Here’s Adam Kiddie with his thoughts on TalkSPORTS’ plans for the winter. Will it be “smashing baby” (as their host might say)?
For the first time since 2005, England’s upcoming away tour will be broadcast on commercial radio, as Talksport takes the reins from the BBC’s Test Match Special. Following yesterday’s announcement of the team and setup, here are five things we learned about the forthcoming coverage—
- There’s no room on the plane for any women
For a broadcaster that has played a pivotal role in bringing female pundits and presenters to the forefront of sports broadcasting, the news of their all-male line-up is, quite frankly, astonishing.
Not only do they have fine broadcasters such as Georgie Bingham, Lynsey Hipgrave, and Natalie Sawyer already on the payroll—all of whom would have made better choices to front the coverage than the safe, if uninspiring, choice of Mark Nicholas—but it’s simply a fact that some of the best broadcasters in English cricket are women. Isa Guha, Alison Mitchell and Ebony Rainford-Brent all possess more charisma and insight in their little finger than Matt Prior, but it would appear, unfortunately, that being a man is still at the top of the job description.
Cricket commentary is at its finest when there are a range of voices who represent the entire cricket-loving public, and here, it seems, by reverting to the boys’ club formula, Talksport have dropped the ball.
- The Barmy Army are onboard
Talksport are positioning themselves as the fan-centric experience. According to controller Liam Fisher, a partnership struck with the Barmy Army will see the commentary team “be with fans for every ball of the day”. And while it might not be on-brand for the BBC to send Aggers in amongst the beer-snakes and beachballs to see what the Barmy Army are making of the action, sending Goughie or Bumble in will make for great radio, and will probably appeal more to the man-in-a-van audience they’re aiming at than a pleasant, heart-warming, yet slightly forgettable, lunchtime interview with a Radio 4 personality.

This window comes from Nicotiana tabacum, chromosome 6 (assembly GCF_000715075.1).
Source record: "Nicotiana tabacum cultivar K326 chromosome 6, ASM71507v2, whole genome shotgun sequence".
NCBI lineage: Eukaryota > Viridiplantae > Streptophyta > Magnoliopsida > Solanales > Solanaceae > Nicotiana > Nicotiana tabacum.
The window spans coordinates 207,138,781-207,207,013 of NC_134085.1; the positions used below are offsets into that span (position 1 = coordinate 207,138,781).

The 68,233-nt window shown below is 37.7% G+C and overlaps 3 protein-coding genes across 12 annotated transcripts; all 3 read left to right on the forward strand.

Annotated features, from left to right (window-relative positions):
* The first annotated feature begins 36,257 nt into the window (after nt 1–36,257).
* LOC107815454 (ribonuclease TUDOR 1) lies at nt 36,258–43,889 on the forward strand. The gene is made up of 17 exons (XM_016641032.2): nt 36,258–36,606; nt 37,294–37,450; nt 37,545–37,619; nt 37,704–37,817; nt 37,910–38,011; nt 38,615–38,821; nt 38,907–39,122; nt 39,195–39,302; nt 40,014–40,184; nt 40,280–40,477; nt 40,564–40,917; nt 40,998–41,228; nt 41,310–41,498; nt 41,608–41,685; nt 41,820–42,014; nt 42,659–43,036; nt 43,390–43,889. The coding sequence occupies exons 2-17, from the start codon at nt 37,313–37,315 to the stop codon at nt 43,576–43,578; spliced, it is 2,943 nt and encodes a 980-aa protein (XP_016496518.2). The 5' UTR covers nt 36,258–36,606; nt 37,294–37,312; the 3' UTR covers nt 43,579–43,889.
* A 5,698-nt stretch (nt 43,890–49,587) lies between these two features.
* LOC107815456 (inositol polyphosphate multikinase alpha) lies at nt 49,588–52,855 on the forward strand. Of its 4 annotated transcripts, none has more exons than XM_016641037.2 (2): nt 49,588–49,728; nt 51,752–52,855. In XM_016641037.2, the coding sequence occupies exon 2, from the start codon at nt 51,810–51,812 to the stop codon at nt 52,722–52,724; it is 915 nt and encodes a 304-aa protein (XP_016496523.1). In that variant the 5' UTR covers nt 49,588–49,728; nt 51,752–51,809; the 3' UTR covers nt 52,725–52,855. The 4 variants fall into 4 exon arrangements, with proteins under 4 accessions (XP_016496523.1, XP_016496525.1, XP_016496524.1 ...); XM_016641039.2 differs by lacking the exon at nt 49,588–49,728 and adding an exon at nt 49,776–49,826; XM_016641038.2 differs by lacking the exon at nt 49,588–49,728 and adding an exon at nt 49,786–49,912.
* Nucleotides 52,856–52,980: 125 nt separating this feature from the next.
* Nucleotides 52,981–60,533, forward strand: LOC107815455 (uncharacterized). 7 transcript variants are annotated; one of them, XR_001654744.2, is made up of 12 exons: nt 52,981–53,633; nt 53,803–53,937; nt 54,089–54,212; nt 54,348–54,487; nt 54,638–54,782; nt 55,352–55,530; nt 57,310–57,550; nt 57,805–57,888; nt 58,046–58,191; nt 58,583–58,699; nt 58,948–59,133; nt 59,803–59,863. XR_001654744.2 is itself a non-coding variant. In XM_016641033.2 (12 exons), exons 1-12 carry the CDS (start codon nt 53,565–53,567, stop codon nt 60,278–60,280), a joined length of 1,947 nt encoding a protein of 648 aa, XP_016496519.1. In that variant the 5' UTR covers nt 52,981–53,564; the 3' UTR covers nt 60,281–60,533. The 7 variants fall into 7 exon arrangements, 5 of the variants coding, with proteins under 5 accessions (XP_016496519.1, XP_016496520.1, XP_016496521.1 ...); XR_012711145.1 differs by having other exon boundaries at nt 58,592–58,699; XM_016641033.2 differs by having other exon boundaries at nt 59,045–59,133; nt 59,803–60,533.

Talksport did something very similar at Euro 2016 in France, sending Colin Murray and Keith Gillespie in to broadcast from the heart of the Northern Ireland fans. You could barely hear Murray for the relentless chorus of “Will Grigg’s on fire”, and the atmosphere jumped out of the radio. It will be interesting to see how well it transfers to cricket, but it could be a masterstroke.
- It’s basically going to be Sky Sports on the radio
Both part of the Murdoch empire, Sky and Talksport have come to a very cosy arrangement to pundit-share, with Mike Atherton, David Lloyd, Nasser Hussain, Ian Ward and Rob Key all contributing to the radio coverage.
This is a great move. Although they divide opinion, for me, Athers and Nasser especially are some of the best in the game. They’re the type of broadcaster—like Neville on the football, or Butch Harmon on the golf—who provide insight that only top-level experience gives, and they make you understand the inner workings of the game better.
And the good news is, with all the money saved from the shift-sharing, we’ll undoubtedly see a fall in the cost of our Sky Sports Cricket subscriptions. Ahem.
- It’s going to be ad-free… sort of
Talksport are pushing hard on the narrative that the action won’t involve adverts. The Twitter announcement stated that there will be “no adverts during play”, and an on-air trailer yesterday claimed that we’ll hear “ball-by-ball coverage, ad-free”.
They’re being very cute about the semantics here. Because there will be adverts. And your own definition of “during play” will determine if they are or not. Is a bowling change during play? Is drinks? It just won’t be during any of the “action”, and the ads will come “only during natural breaks in play”. Now, anyone who’s ever watched cricket in their life knows that a natural break in play occurs basically every 15 seconds. So, who knows how many cringe-worthy Trade Point jingles we’ll have to endure. Better than listening to Michael Vaughan reiterate a point he’s already made 14 times? Possibly.
It’s commercial radio, not a charity. They’re not just there for the good of their health. And we get that. We expect ads. They’re clearly concerned about lifelong TMS listeners refusing to make the switch purely on the basis of ads. But I don’t understand the desire to needlessly try to pull the wool over people’s eyes.
- The BBC aren’t taking it lying down
Test Match Special is a much-loved national institution that has been a big part of people’s lives over the years. You only have to listen to Aggers’ reading of a letter from the relative of a late listener earlier this summer to realise what it means to people. He even took to Twitter to apologise to listeners when news of the switch to Talksport broke.
So, they’re launching The Cricket Social, an online feature—starring TMS regulars—that they describe as “a new, interactive cricket show” that will “complement the popular live text service”. So, in a big two fingers up to their commercial rivals, it sounds like they’re just going to do TMS anyway, albeit not in its full-length form.
Will this tempt fans to just stick with what they know best? Or will Talksport establish itself as a credible long-term alternative that might just get the accountants at the ECB thinking about future home series? Only time will tell. Have your say.